ASGCA Secretary John Sanford and his Jupiter, Florida-based firm, Sanford Golf Design, began construction in Bonita Springs, on Florida’s west side, in April. They are rebuilding the Spring Run Golf Club from the bottom up.
The Sanford team including Wadsworth Construction will replace worn out infrastructure with a new irrigation systems, establish new drainage for the entire course, rebuild the deteriorated 15-year old cart paths, and redo and reposition tee boxes, greens and bunkers.
“The golf course was built 15-to-20 years ago so it’s not that old but it badly needs upgrading,” Sanford said. “It’s what I call a developer’s golf course. They skimped on the irrigation system and infrastructure, so the guts are falling apart.”
Spring Run’s general manager Mike Zigler said that while the course on the surface looks to be in wonderful condition, below ground its faltering irrigation system was only 57 per cent efficient. The depth of the greens did not meet the industry standards. In the winter months, the course normally does more than 300 rounds daily, exacting a severe toll on greens and fairways.
“This project has been three years in the making,” Zigler said. “We were looking for a different way to go. We wanted some fresh ideas.
“We were thinking more in the way of graphic design to show our members what the course would look like and we’re very happy with John’s ideas, design, landscaping, and graphics,” he said.
The Spring Run club is a residential community anchored by the 18-hole 6,989-yard golf course.
Sanford said because Zigler and club officials had done extensive homework it was easy to reach agreement on his assessment of what needed to be done.
“When we started the master plan, I said as long as we are putting in a new irrigation system, new drainage, we are going to build all new greens and bunkers, it doesn’t cost more money to give you a golf course with good strategic quality,” he said. “If you build a green and you put it here or over there it is the same cost. The same goes with tees and bunkers. We were able to persuade them that we could not only improve the infrastructure and conditioning, but the aesthetics and the strategic quality of the golf course.”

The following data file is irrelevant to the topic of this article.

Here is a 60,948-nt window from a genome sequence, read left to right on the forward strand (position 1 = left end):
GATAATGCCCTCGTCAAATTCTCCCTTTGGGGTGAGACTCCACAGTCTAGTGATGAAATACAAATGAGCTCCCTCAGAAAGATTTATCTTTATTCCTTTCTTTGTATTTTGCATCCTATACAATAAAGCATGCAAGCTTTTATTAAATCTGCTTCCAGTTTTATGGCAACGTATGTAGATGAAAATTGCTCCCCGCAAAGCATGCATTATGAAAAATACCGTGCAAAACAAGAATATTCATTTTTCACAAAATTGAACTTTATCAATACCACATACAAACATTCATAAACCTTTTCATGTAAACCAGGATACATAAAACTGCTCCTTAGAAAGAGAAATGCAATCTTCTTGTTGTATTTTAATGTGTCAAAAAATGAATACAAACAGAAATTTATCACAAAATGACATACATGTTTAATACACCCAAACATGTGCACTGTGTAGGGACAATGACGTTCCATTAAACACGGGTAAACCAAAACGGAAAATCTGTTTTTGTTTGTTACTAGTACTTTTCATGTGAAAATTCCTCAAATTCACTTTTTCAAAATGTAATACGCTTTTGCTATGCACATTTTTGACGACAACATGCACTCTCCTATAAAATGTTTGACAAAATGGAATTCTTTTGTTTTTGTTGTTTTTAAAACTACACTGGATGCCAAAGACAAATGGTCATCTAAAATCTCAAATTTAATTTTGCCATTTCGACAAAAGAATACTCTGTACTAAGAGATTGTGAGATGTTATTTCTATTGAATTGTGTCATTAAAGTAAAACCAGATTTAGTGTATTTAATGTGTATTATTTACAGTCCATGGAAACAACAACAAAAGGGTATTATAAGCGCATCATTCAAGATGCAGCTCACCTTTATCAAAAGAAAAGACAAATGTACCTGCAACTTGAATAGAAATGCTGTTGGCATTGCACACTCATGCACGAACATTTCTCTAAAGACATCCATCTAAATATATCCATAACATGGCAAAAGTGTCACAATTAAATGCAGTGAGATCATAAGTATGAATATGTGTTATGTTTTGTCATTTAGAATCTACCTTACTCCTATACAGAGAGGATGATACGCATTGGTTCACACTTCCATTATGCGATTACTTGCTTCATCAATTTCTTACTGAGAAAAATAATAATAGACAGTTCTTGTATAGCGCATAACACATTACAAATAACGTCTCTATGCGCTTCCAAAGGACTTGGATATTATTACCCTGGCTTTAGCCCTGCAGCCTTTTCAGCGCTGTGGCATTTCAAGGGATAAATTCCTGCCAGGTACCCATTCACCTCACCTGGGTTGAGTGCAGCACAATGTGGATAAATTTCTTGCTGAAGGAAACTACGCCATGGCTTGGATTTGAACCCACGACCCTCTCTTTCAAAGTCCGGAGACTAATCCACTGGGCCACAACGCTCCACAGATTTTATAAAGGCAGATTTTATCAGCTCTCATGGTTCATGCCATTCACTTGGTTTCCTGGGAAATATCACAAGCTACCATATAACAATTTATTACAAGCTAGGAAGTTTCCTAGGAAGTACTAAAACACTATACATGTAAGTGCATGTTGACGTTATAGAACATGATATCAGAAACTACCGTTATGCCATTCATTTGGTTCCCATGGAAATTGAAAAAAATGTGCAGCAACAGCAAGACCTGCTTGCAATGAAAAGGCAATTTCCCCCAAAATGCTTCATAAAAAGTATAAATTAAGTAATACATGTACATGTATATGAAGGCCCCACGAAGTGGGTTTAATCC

Sanford said because the club initiated the master planning process a year in advance, he was able to get the master plan approved, completed his detailed design and document stages, and put the job out to bid months ago.
“We were able to negotiate with some of the best contractors and get the client very good value, for a comprehensive reconstruction of the golf course,” he said. The club will only lose its spring-summer-fall off-season as the course will be reopened in November.
With the existing real estate, the routing will be unchanged. Each hole, however, will be different and each will have a distinct character and strategy to present a challenge for the better players,” Sanford said.
He said his group will work with dirt already on site. The existing lakes and ponds, which handle all the storm water retention and drainage, will be unchanged. Those factors will keep costs down. The fairways will be sloped inward to discourage lost balls and speeding up play.
“One of the things that I’m proud of we are to completely rebuilding this golf course including all infrastructure – drainage, cart paths, irrigation, drainage of bunkers tees, all the new grass and a landscape package for about $3 million,” Sanford said. “Five or six years ago and job like this was $5 or $6 million.”